Better Data Would Have Started GM Recall Sooner: NHTSA
U.S. auto-safety regulators didn’t force General Motors Co. (GM) to recall 1.6 million cars sooner because the connection between defective ignition switches and failing air bags wasn’t clear, the head of the National Highway Traffic Safety Administration said.
“If we had that information, if GM had provided us with timely information, we would have been able to take a different course with this,” David Friedman, acting administrator for NHTSA, said in an interview today in Washington.
GM, the largest U.S. automaker, is facing a federal criminal probe and inquiries from NHTSA and both chambers of Congress as to why it didn’t act sooner to recall the Chevrolet Cobalt and five other cars over the switch defect now linked to 12 crash deaths. A timeline GM gave regulators last month shows it began investigating complaints about the switch in 2004.
NHTSA has come under criticism by auto-safety advocates for not following up more aggressively when it raised the ignition-switch issue with GM executives at a meeting in 2007. The agency never started a defect investigation, a step that can lead to a recall.
“We took several efforts to look into this data,” Friedman said. “At the end of the day, with the data we had at that time, we didn’t think that was sufficient to open up a formal investigation.”
Friedman said NHTSA did three crash investigations, two of which were previously disclosed, to better understand what was happening in instances in which Cobalt air bags didn’t deploy.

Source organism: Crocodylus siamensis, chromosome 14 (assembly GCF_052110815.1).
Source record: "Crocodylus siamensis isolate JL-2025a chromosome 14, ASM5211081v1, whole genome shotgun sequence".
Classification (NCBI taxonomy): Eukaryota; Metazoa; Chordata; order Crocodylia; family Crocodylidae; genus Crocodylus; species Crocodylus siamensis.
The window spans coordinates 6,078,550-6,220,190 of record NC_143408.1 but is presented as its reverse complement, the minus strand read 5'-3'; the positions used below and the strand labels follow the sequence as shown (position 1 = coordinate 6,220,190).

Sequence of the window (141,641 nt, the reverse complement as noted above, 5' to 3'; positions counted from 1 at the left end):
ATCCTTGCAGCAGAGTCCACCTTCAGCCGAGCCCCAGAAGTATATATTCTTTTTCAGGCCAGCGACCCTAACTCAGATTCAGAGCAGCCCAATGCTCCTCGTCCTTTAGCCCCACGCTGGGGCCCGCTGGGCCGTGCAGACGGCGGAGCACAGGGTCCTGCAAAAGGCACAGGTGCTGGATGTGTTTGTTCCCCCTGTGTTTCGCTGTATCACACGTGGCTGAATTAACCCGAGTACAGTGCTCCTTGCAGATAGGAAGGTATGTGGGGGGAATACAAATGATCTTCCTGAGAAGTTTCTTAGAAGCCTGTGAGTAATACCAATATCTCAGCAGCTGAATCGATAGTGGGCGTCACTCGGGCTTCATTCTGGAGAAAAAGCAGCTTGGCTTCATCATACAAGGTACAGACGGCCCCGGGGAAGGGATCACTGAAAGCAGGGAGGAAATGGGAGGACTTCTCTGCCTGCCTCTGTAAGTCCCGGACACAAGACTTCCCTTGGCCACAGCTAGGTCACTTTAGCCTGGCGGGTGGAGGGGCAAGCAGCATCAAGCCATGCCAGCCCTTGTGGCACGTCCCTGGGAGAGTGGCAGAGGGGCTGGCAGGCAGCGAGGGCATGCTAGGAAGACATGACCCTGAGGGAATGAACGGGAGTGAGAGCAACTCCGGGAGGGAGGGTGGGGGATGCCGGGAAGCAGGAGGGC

“We are fully cooperating with NHTSA, and we welcome the opportunity to help the agency have a full understanding of the facts,” a GM spokesman, Greg Martin, said.
NHTSA looked into complaints that came into the agency to try to understand how much the Cobalt stood out with peers in respect to air-bag failures, Friedman said. The agency received 260 complaints related to the switches, according to the New York Times.
GM recalled the vehicles when it got new information making a direct connection between the ignition-switch failures, which had been known for almost a decade, and air bags not going off, Friedman said.
NHTSA sent investigators to document a high-speed Cobalt crash in Wisconsin in 2006 that killed two women in which the engine cut off and air bags didn’t deploy. The team identified a failure similar to one cited by GM in the recall.
Outside investigators hired by NHTSA at that time found six similar complaints in agency databases and a GM technical-service bulletin to dealers acknowledging a faulty switch design and offering free repairs to customers who complained.
Former NHTSA Administrator Joan Claybrook asked the Transportation Department’s inspector general to investigate whether the agency failed to meet its legal obligations.
The agency “obviously failed to carry out its responsibilities in this case,” Claybrook wrote in a March 7 letter. “No one is evaluating why NHTSA failed to carry out the law.”
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